The Truth About Common Law Marriage & “Palimony” in California

Kathy Minella Domestic Partnerships

It may surprise you to know that there is no such thing in California as common law marriage, or to be more accurate, a common law marriage can never be created in California.  It’s widely believed that if a couple lives together for many years and holds themselves out to the world as a married couple, then the couple will be considered to be legally married.  While this can be possible according to the laws of a few states, California abolished common law marriages over a hundred years ago.  California will, however, recognize common law marriages that were created in states which do recognize them. 

Even though California did away with common law marriage, couples who live together may still have rights to financial support and property division as if they had been legally married, but only under strict circumstances.  In these cases, if one or both persons in the relationship had a reasonable and good faith belief that they had entered into a valid marriage, but it turned out the marriage was void, then that person can be considered a “putative spouse.”  To be given the status of a putative spouse, it’s legally not enough to say that you simply believed you had a common law marriage.  Instead, the couple must have actually gone through the motions to get married, yet had something go wrong when trying to comply with the legal requirements for marriage (often this happens when one person was in a prior marriage and mistakenly thought that he or she was legally divorced).  Not only that, but this good faith belief that you’re married must continue throughout the marriage, if you find out that the marriage is invalid, then you lose putative status.  Recently, it was also established that these same principles can be applied to couples who were in an unregistered domestic partnership.  A person with putative spouse status will be entitled to share in property acquired during the invalid marriage or domestic partnership under our community property laws, and to any spousal support that’s required once the relationship is terminated.  A putative spouse may also have marital-type rights in other situations as well, such as workers compensation or retirement benefits.

A second category involves the rights of unwed couples who aren’t putative spouses (because they never tried to get married), but had an agreement to treat assets like community property or promised lifetime support, despite the fact that both partners knew they were not married.  Here, no one is entitled to support or property rights under California family law, but there can be rights created under the oral or written contract.  One person may have promised to provide support for the other that’s similar to spousal support (alimony), and this has come to be known as “palimony.”  These palimony actions started in the early 1970s after actor Lee Marvin (think The Dirty Dozen and Cat Ballou) broke up with his girlfriend Michelle Triola who he had lived with for several years.  After the break up, Triola took Marvin to court claiming that he had orally promised to financially support her for the rest of her life in exchange for her giving up her own acting career to take care of him.  Marvin denied he ever made that promise, and in the end, Triola lost her case, but in the process, the California Supreme Court had established the rights of unmarried cohabitants.  The problem for Triola, and many since, is that it can be very hard to prove the terms of an oral agreement.  For this reason, it’s important to put promises into writing and couples who live together without getting married or entering into a domestic partnership should be forewarned.  Many of these troublesome issues can be resolved with a written “cohabitation agreement” to help protect your interests if the relationship dissolves.  As the two of you contribute toward your financial future together, a cohabitation agreement can set out fair arrangements regarding property ownership and division, and any support, similar to how a prenuptial agreement works.  If you lived together before getting married, then both a civil palimony lawsuit and family court divorce (dissolution) action may be necessary, but note that palimony suits must be brought within a certain time period after the agreement is broken to prevent your claim from being barred.  Our skilled family law attorneys can prepare an effective and comprehensive cohabitation agreement, or pursue your rights and protect your assets in a putative spouse partition action or a palimony lawsuit.  To reach Minella Law Group, call (619) 289-7948.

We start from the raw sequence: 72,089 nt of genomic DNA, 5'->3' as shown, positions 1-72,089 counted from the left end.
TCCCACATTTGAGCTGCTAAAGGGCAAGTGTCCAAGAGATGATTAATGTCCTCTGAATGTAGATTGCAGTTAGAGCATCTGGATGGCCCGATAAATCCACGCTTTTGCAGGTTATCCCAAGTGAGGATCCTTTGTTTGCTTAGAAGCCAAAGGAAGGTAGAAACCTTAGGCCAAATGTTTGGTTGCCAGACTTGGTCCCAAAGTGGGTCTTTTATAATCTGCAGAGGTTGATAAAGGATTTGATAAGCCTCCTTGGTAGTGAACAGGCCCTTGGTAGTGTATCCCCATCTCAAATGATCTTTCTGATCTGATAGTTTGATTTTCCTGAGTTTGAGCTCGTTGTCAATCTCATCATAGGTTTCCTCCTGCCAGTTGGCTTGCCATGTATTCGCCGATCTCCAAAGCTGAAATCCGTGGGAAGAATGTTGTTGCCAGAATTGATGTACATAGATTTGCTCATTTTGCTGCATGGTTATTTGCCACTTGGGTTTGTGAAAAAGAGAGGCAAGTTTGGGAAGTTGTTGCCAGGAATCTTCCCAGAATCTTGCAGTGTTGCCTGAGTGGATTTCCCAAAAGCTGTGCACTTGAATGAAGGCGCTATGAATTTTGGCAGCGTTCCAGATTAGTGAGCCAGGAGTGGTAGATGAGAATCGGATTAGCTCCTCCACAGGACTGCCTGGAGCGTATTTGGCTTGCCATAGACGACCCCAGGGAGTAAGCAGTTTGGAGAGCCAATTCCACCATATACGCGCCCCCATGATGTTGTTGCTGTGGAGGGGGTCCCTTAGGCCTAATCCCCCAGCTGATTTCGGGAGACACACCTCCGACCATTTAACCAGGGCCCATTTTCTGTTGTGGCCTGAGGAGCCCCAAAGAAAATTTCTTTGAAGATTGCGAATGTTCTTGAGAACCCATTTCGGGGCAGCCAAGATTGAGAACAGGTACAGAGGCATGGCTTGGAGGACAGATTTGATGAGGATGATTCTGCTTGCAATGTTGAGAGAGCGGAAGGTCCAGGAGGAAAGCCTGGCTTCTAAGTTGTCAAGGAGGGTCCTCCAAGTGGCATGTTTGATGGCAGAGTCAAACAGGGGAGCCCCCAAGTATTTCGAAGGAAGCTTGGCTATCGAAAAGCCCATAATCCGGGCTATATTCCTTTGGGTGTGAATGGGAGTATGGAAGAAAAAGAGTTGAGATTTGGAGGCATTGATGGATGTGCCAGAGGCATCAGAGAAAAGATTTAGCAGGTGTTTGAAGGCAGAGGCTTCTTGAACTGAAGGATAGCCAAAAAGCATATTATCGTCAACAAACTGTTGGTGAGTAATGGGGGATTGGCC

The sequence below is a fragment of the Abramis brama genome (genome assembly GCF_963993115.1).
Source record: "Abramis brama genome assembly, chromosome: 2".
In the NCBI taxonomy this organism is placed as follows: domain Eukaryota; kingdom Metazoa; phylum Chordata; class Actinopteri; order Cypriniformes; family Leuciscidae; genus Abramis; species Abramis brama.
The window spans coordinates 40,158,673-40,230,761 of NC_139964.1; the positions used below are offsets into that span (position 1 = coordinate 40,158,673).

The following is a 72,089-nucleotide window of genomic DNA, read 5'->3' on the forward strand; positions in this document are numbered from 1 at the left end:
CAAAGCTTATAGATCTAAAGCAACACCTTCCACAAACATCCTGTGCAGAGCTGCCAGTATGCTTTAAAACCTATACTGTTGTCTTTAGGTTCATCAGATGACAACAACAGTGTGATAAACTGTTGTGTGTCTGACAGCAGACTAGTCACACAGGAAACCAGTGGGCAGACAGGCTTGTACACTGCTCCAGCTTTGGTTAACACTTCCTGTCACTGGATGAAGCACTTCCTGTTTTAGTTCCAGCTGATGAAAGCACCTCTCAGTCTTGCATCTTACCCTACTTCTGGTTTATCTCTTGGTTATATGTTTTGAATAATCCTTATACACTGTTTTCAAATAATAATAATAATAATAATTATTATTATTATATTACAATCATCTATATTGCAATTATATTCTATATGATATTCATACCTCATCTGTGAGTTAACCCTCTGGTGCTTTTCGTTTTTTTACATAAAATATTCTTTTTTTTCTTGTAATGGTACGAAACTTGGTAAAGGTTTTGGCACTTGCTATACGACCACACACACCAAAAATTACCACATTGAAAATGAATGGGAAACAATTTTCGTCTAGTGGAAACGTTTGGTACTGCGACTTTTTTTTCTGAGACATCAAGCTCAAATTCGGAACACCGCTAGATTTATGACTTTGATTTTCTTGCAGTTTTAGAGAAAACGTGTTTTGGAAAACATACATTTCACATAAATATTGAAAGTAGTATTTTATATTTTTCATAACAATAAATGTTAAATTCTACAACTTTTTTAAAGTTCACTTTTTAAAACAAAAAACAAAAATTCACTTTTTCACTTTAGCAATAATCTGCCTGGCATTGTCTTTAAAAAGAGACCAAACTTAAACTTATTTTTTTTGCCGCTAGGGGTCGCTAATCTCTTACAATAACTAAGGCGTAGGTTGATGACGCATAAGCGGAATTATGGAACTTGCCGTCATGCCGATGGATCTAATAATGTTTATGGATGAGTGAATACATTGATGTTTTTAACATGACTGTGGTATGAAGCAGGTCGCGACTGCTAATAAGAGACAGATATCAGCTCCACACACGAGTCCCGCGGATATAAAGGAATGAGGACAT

Kathy MinellaThe Truth About Common Law Marriage & “Palimony” in California